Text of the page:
We shall see what happens in the near future in 2020 and beyond.

* The blog article above is a partial excerpt from my previous article entitled Interest Rate and Home Price Swings in the Realty 411 Magazine linked below (pages 87 - 91):
December 4, 2008

Will The Bailout Loans Actually Help The USA?

All of these recent bailout plans passed in the past few months are supposedly going to help solve the financial problems of the American economy. Between the $700 Billion (or is it more like $5 to $10 Trillion) Banker Bailout Plan, the $250 Billion Bank "Investment" Plan to 9 major U.S. banks (including Wells Fargo  & Bank of America), and the TRILLIONS of dollars "lent" by the privately held "Federal" Reserve through some of these major ANONYMOUS lending facilities:

* The Primary Dealer Credit Facility (PDCF).
* The Asset-Backed Commercial Paper Money Market Fund Liquidity Facility (AMLF).
* The Term Securities Lending Facility (TSLF).
* The Term Auction Facilities (TAF).
* The Commercial Paper Funding Facility (CPFF).
* The Money Market Investor Funding Facility (MMIFF).
* The temporary reciprocal currency arrangements (swap lines) with 14 other Central Banks around the world.

Here are a few other recent bailouts that most Americans are not aware of which have happened primarily within just the past six months:

* $800 billion to support mortgage consumer debt, * $100 billion to take over Fannie Mae, * $100 billion to take over Freddie Mac, * $150 billion for the Stimulus Package (Jan. '08), * $8 billion for Indy Mac Bank, * $29 Billion for Bear Stearns, * $143 + Billion for AIG (the largest insurance company in America), * 138 Billion for Lehman Brothers (via JP Morgan), * $25 + billion for the Big 3 automakers, and $620 billion for general currency swaps from the Feds.

These supposedly "short term" emergency lending and bailout facilities continue to be extended into the near future as the Credit Crisis continues to worsen in spite of all of these bailout actions taken to date. Essentially, we continue to place our investment banks and banks into more "debt" with the "Federal" Reserve. The "Fed", in turn, will begin to acquire more ownership interest in these once independently owned or publicly owned financial conglomerants.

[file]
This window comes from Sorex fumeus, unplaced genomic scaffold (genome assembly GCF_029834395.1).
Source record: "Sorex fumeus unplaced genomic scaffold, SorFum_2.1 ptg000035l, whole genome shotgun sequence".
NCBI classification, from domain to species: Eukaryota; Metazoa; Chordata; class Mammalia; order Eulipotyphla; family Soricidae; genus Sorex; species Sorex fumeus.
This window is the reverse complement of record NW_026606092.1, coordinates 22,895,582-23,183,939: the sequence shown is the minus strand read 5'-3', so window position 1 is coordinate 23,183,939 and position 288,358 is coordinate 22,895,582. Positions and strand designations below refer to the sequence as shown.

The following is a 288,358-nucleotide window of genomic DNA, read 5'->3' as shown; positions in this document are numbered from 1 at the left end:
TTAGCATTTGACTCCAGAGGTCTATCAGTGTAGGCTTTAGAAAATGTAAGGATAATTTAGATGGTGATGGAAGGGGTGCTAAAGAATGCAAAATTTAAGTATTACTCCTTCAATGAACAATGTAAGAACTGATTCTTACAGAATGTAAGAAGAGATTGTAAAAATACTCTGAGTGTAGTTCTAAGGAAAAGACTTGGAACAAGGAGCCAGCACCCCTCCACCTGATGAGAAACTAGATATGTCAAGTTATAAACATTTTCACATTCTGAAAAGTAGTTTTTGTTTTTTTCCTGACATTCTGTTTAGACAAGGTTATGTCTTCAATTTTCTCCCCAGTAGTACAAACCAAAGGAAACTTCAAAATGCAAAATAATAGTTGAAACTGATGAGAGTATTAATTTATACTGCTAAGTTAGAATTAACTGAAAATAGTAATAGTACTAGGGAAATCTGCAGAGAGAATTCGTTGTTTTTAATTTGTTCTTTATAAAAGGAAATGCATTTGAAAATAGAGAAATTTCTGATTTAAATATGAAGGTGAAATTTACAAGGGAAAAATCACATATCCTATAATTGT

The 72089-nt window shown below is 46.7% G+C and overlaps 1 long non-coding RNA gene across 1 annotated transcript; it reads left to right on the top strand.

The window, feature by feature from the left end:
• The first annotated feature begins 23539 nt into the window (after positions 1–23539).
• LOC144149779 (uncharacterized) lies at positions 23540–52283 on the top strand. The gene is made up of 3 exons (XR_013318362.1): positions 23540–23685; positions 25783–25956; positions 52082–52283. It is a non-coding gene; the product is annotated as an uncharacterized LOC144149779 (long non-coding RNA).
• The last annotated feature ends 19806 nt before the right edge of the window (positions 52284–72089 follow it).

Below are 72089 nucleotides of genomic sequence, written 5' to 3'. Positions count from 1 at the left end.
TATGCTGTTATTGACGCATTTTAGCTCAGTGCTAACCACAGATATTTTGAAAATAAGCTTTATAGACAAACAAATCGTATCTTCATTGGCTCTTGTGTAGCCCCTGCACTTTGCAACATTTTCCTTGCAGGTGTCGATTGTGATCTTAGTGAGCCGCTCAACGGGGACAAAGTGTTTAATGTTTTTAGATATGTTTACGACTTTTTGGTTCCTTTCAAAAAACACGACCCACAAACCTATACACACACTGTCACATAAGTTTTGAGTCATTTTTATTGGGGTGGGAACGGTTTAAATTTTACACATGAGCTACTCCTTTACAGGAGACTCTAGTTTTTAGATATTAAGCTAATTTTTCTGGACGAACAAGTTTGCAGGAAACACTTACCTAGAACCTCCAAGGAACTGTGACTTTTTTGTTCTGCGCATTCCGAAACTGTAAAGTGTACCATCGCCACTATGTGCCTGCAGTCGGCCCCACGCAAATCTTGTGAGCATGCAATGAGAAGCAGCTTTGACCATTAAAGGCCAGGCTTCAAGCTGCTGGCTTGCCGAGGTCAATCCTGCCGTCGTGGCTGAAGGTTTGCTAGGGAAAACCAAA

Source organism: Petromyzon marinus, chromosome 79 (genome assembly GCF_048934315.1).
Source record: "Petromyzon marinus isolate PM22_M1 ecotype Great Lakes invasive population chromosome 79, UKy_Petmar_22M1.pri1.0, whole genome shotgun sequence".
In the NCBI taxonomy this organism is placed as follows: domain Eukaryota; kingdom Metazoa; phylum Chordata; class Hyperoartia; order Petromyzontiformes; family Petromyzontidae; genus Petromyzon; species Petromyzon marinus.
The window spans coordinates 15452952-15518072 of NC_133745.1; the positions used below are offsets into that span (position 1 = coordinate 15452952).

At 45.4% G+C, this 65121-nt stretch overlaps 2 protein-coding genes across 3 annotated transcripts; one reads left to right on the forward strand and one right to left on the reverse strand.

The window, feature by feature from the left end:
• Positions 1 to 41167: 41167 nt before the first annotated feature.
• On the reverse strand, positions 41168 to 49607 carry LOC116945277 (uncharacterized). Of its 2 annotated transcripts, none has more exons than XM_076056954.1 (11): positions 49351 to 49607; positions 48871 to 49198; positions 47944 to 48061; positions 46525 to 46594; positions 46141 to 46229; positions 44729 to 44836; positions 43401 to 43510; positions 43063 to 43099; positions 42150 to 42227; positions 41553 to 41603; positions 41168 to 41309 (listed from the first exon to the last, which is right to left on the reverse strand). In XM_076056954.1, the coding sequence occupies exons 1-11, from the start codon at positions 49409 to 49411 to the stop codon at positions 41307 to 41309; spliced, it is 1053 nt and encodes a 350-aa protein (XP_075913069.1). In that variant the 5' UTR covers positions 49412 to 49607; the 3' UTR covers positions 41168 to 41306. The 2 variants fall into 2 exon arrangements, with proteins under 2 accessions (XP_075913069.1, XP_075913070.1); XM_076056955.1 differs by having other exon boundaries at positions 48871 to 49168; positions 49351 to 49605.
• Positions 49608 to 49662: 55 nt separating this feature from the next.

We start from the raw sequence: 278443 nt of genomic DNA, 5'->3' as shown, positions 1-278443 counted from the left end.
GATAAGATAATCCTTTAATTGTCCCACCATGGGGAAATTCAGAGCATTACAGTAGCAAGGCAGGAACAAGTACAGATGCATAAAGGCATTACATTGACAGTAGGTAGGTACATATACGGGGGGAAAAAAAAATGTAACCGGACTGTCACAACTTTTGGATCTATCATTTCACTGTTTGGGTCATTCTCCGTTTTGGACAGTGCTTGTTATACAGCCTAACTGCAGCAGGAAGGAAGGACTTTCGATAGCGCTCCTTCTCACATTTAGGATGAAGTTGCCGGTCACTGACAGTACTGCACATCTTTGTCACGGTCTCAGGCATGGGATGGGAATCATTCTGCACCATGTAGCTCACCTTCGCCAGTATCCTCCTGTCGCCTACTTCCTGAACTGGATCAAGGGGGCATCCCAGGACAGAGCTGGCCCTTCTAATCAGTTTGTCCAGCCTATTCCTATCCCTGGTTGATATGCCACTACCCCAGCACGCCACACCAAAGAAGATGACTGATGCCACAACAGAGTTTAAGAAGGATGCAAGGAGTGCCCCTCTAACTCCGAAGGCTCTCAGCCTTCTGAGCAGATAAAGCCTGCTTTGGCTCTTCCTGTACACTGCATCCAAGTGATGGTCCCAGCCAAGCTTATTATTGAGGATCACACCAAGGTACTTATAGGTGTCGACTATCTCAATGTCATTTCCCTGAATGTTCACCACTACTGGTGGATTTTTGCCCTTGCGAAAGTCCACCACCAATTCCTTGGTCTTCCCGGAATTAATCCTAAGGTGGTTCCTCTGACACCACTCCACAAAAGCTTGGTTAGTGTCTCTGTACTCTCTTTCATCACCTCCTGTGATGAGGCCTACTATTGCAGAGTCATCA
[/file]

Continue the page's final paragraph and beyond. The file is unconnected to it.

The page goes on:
Now, the U.S. government via the U.S. Treasury is prepared to lend more than $7.4 TRILLION on behalf of the American taxpayers, or half of everything produced in the USA just last year, to bailout the financial markets which have effectively "collapsed" since the Credit Crisis officially began 15 months ago.

During the Alan Greenspan "boom" years, the average increase in credit issued by the "Fed" was ONLY $10 billion per month. Greenspan was seemingly the "easy money" Fed Chairman. His easy money supply help fuel the boom and subsequent bust in the high tech, telecommunications, stock, and real estate investment arenas. 

Sadly, Bloomberg is now reporting that the "Fed" is now lending 1,900 times the weekly average for the three years prior to the Credit Crisis. In addition, the total debt to GDP (Gross Domestic Product) is now over 350% to 450%. These debt to GDP ratios dwarf any economic time period in the history of America. 

Remember the following economic formula as you continue to read my Daily Blog:

Hyperinflation + Asset Deflation = Great Depression II.

For financial assistance while there are any banks left to lend, please visit my other website at